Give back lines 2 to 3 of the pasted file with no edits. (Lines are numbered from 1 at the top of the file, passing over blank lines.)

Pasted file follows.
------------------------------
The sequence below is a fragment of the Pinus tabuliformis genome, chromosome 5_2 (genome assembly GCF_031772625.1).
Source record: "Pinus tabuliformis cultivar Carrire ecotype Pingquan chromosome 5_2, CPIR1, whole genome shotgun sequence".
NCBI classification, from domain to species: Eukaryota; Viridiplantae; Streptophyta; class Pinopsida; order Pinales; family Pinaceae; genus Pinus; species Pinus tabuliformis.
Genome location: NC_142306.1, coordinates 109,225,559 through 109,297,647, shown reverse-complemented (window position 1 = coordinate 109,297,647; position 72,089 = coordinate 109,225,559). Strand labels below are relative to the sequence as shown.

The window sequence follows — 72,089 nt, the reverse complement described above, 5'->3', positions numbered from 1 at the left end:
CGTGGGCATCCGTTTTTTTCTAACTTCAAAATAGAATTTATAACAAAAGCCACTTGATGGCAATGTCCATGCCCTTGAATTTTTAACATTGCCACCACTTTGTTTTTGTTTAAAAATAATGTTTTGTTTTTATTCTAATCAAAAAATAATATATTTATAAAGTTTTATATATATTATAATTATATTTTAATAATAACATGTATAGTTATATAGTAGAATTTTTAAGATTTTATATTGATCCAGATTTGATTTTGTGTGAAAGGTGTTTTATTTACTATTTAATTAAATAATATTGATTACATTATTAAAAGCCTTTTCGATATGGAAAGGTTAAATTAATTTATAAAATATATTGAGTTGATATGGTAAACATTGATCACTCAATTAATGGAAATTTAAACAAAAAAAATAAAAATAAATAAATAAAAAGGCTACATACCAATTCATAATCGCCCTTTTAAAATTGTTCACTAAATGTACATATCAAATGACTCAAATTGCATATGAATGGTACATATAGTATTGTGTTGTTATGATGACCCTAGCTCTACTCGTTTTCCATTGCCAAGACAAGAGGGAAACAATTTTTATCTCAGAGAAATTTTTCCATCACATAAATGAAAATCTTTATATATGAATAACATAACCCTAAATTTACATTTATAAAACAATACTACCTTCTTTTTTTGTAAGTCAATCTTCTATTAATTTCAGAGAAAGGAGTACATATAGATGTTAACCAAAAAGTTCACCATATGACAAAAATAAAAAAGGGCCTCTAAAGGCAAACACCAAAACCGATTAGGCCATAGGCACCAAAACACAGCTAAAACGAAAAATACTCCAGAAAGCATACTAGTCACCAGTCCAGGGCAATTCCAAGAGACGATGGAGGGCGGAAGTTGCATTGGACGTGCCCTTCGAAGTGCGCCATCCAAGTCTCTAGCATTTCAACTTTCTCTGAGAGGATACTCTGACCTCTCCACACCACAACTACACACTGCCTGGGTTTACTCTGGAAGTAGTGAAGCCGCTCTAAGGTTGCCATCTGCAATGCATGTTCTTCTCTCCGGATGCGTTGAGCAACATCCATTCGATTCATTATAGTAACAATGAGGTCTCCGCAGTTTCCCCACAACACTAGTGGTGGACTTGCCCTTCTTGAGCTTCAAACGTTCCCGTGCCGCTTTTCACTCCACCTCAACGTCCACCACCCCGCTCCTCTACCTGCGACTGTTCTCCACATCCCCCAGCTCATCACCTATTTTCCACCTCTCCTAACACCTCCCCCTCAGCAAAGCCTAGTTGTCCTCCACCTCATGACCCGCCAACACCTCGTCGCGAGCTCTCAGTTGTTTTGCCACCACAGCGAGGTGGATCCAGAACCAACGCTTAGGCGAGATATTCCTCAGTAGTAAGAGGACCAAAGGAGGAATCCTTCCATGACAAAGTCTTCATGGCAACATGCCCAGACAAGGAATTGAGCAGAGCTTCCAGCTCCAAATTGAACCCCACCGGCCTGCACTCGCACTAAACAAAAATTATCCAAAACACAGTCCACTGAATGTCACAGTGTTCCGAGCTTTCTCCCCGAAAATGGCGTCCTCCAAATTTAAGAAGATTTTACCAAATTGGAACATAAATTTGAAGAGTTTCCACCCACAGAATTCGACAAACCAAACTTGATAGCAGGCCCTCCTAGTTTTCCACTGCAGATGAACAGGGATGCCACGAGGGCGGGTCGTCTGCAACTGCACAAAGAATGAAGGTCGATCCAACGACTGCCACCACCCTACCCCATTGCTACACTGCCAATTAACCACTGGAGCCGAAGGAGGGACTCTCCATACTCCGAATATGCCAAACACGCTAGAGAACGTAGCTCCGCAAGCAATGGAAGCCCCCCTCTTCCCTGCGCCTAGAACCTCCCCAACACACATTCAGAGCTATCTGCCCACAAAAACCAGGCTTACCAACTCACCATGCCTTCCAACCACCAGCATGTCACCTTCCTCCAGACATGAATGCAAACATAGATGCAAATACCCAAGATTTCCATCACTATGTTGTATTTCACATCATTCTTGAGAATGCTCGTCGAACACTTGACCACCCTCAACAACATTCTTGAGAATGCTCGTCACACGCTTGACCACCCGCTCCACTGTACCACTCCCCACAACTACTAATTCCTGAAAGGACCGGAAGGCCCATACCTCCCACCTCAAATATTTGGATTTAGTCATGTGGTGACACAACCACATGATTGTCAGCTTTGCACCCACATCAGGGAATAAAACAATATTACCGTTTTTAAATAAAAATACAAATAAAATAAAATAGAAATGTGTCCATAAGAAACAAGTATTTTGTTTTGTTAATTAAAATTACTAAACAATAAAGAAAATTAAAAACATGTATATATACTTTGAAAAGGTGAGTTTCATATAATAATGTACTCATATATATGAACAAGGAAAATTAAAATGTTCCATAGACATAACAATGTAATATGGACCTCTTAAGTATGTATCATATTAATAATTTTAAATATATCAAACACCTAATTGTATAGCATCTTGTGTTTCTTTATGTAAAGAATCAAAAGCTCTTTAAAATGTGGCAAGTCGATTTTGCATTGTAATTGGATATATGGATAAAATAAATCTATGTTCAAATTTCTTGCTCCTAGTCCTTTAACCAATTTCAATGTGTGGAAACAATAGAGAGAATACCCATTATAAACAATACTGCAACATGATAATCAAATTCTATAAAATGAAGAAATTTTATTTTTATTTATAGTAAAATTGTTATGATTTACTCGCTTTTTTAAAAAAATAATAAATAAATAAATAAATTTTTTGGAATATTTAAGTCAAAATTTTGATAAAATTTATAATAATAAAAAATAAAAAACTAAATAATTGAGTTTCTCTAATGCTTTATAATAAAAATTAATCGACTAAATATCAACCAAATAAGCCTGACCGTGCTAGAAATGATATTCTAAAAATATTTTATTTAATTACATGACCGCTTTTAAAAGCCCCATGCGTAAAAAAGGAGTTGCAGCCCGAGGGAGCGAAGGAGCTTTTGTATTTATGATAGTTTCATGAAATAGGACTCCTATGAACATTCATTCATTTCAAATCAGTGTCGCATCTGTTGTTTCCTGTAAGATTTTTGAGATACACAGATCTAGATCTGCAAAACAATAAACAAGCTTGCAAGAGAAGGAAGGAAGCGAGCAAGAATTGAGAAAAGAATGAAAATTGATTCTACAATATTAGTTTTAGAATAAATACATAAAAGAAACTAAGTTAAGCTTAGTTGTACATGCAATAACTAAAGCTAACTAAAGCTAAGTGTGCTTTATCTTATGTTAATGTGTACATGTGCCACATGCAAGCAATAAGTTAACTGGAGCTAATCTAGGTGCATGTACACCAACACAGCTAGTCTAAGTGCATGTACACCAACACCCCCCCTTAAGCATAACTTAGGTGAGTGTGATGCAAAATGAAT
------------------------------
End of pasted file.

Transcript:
Source record: "Pinus tabuliformis cultivar Carrire ecotype Pingquan chromosome 5_2, CPIR1, whole genome shotgun sequence".
NCBI classification, from domain to species: Eukaryota; Viridiplantae; Streptophyta; class Pinopsida; order Pinales; family Pinaceae; genus Pinus; species Pinus tabuliformis.